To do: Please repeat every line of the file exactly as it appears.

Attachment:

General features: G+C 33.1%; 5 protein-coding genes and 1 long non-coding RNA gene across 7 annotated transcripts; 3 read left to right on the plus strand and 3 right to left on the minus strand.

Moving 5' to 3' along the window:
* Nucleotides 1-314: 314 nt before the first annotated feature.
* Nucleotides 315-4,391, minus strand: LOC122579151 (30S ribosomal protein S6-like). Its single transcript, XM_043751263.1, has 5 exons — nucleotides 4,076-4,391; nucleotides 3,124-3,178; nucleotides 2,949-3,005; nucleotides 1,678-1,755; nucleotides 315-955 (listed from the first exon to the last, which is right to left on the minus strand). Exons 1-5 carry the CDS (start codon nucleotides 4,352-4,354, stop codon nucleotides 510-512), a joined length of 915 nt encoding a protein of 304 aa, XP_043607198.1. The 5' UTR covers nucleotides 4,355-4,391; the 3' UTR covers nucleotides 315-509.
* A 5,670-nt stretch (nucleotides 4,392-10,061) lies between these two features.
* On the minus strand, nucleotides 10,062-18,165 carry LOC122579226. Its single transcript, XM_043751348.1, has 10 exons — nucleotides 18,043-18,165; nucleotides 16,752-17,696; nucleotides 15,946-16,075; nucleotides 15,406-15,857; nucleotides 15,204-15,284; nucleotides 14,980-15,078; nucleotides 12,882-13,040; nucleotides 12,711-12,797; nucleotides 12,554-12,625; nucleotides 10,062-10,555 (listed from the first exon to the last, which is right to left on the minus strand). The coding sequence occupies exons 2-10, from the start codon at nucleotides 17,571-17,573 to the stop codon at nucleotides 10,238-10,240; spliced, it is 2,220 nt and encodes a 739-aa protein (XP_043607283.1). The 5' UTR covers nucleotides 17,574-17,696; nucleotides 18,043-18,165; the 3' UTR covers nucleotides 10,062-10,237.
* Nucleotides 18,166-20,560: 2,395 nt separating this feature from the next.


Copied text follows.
General features: G+C 33.1%; 5 protein-coding genes and 1 long non-coding RNA gene across 7 annotated transcripts; 3 read left to right on the plus strand and 3 right to left on the minus strand.

Moving 5' to 3' along the window:
* Nucleotides 1-314: 314 nt before the first annotated feature.
* Nucleotides 315-4,391, minus strand: LOC122579151 (30S ribosomal protein S6-like). Its single transcript, XM_043751263.1, has 5 exons — nucleotides 4,076-4,391; nucleotides 3,124-3,178; nucleotides 2,949-3,005; nucleotides 1,678-1,755; nucleotides 315-955 (listed from the first exon to the last, which is right to left on the minus strand). Exons 1-5 carry the CDS (start codon nucleotides 4,352-4,354, stop codon nucleotides 510-512), a joined length of 915 nt encoding a protein of 304 aa, XP_043607198.1. The 5' UTR covers nucleotides 4,355-4,391; the 3' UTR covers nucleotides 315-509.
* A 5,670-nt stretch (nucleotides 4,392-10,061) lies between these two features.
* On the minus strand, nucleotides 10,062-18,165 carry LOC122579226. Its single transcript, XM_043751348.1, has 10 exons — nucleotides 18,043-18,165; nucleotides 16,752-17,696; nucleotides 15,946-16,075; nucleotides 15,406-15,857; nucleotides 15,204-15,284; nucleotides 14,980-15,078; nucleotides 12,882-13,040; nucleotides 12,711-12,797; nucleotides 12,554-12,625; nucleotides 10,062-10,555 (listed from the first exon to the last, which is right to left on the minus strand). The coding sequence occupies exons 2-10, from the start codon at nucleotides 17,571-17,573 to the stop codon at nucleotides 10,238-10,240; spliced, it is 2,220 nt and encodes a 739-aa protein (XP_043607283.1). The 5' UTR covers nucleotides 17,574-17,696; nucleotides 18,043-18,165; the 3' UTR covers nucleotides 10,062-10,237.
* Nucleotides 18,166-20,560: 2,395 nt separating this feature from the next.